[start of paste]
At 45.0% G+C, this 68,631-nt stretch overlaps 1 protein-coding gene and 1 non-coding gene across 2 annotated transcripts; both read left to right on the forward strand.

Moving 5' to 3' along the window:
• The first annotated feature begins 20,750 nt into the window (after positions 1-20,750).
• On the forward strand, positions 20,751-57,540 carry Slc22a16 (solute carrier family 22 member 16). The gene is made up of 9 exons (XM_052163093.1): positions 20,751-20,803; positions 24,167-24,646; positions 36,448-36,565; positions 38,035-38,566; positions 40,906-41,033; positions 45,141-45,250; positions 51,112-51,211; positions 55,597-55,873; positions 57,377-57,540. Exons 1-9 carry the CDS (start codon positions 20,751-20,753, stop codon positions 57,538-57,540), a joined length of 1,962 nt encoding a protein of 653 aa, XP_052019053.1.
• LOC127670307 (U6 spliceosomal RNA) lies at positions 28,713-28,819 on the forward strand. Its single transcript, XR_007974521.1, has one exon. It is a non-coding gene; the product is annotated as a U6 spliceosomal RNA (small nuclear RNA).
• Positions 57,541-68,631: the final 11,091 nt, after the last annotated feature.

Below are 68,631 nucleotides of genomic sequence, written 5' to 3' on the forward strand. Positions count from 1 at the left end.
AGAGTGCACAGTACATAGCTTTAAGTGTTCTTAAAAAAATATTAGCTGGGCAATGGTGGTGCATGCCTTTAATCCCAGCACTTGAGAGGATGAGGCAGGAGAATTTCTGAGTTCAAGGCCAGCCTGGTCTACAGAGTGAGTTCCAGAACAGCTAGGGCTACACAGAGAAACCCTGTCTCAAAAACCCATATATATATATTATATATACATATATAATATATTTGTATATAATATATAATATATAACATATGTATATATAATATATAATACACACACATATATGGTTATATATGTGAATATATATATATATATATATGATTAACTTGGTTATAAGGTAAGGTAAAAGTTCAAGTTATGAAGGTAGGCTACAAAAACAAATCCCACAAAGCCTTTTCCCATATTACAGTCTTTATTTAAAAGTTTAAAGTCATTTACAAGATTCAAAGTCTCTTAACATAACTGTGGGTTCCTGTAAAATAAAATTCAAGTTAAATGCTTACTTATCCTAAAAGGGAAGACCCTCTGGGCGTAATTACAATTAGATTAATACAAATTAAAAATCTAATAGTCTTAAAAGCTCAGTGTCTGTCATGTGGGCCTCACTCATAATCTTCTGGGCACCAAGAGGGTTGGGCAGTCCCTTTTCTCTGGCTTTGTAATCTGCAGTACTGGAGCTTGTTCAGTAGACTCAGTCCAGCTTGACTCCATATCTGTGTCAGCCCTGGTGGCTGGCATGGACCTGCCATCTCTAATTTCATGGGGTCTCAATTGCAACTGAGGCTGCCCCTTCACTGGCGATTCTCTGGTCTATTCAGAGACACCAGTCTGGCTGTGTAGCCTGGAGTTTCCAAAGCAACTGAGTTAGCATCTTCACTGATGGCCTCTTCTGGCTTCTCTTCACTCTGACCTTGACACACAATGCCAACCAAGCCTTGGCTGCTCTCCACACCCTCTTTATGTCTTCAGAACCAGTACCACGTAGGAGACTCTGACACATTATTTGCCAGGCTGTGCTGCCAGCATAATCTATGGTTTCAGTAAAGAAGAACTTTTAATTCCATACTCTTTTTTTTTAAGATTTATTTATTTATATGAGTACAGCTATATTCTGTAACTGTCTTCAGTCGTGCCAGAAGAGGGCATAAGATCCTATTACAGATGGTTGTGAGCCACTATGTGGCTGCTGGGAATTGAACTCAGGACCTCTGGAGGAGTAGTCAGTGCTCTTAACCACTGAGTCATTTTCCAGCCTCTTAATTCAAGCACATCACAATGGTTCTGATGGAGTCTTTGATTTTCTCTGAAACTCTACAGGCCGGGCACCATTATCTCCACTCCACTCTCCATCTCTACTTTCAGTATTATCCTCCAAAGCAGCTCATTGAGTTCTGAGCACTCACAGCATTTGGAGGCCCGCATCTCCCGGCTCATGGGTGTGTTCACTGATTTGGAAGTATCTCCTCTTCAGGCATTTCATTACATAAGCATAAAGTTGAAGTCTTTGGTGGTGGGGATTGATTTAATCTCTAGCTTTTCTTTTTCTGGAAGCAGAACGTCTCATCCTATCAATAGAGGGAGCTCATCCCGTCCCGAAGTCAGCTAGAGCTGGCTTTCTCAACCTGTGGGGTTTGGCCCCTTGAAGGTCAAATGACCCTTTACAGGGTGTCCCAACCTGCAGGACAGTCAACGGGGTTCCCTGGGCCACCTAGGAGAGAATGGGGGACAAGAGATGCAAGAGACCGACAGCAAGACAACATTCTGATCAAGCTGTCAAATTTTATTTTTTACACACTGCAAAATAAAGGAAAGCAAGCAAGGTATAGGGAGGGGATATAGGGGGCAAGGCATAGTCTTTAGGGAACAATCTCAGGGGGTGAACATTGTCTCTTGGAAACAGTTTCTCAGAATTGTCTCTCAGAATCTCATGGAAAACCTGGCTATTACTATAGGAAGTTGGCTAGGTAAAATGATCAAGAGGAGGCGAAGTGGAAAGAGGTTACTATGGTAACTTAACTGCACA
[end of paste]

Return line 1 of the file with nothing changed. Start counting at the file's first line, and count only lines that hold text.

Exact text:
At 45.0% G+C, this 68,631-nt stretch overlaps 1 protein-coding gene and 1 non-coding gene across 2 annotated transcripts; both read left to right on the forward strand.